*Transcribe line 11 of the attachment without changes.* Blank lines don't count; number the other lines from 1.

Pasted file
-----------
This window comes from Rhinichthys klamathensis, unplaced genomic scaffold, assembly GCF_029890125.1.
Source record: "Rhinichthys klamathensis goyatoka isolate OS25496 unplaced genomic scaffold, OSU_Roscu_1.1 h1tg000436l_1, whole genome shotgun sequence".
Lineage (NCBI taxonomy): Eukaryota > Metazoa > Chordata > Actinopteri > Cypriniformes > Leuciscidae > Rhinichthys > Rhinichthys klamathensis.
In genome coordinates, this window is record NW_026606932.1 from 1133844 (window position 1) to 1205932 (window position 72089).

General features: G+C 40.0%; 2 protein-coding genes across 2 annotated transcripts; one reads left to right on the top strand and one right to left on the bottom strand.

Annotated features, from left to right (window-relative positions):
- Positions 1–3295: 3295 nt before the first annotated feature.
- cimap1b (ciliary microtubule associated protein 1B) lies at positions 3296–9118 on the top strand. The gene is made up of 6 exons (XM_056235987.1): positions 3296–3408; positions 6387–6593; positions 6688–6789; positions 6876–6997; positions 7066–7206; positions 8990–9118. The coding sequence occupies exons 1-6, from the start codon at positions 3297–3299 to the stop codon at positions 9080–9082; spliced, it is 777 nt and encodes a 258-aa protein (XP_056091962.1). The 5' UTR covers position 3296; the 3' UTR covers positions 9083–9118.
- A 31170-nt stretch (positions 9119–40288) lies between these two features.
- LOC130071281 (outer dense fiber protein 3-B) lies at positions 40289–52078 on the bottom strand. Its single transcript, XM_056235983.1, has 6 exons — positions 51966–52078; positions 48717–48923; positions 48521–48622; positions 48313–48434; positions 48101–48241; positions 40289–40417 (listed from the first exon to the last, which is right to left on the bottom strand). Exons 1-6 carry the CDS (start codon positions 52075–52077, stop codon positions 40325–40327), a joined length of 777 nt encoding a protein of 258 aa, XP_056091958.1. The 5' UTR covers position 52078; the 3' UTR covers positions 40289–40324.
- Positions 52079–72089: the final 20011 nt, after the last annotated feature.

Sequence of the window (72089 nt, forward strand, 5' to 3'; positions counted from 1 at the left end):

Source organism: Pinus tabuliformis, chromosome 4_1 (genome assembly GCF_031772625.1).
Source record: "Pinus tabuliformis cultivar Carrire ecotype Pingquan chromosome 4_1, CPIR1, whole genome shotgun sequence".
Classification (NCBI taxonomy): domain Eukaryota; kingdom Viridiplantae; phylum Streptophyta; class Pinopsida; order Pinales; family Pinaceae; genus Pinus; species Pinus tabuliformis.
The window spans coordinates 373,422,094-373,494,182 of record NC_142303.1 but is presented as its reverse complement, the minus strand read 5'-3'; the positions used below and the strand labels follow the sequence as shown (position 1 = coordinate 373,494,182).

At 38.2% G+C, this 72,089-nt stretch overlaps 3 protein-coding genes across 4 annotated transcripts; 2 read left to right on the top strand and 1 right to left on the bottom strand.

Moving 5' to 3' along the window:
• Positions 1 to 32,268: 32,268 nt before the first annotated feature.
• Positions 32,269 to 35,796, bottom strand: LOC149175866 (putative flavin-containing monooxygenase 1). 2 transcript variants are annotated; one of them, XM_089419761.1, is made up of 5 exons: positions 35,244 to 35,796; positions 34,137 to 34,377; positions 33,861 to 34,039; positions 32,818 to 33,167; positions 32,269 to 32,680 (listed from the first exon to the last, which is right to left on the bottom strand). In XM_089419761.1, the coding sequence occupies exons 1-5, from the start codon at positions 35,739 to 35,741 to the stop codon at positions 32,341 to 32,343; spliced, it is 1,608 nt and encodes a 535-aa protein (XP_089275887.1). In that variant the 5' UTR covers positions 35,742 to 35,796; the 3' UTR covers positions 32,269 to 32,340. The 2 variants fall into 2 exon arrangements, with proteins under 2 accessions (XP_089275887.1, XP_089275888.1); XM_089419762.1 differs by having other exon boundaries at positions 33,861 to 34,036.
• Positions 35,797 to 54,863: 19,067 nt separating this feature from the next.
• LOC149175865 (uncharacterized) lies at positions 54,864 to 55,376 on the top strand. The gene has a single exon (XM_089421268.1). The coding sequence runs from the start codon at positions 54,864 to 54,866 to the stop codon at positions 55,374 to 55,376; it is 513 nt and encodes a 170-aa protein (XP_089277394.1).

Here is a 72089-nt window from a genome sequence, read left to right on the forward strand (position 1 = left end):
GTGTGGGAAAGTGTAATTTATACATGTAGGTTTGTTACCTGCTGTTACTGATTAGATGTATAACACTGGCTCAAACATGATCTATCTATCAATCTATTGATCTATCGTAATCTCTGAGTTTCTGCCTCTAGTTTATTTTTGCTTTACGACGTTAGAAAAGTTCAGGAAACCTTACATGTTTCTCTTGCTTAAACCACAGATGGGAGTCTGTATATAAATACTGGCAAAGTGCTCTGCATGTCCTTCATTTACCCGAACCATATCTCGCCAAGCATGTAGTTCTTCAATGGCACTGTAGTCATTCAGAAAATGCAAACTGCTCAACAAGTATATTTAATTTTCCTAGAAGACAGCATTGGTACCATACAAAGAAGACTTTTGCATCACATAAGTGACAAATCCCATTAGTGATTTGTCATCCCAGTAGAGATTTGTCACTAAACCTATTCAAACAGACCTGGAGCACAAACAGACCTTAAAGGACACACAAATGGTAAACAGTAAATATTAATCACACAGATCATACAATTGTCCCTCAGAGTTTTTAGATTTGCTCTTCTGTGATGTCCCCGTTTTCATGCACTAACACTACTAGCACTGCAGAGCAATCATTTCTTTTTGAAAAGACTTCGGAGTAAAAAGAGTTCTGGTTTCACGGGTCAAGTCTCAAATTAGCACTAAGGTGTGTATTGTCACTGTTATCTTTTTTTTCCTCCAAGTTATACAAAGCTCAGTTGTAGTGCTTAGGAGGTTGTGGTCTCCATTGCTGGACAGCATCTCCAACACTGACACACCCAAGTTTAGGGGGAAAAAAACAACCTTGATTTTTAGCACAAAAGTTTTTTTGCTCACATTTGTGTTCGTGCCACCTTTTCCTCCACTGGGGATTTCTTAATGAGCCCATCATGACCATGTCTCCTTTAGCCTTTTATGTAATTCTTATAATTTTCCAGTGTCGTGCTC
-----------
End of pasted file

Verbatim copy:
- Positions 52079–72089: the final 20011 nt, after the last annotated feature.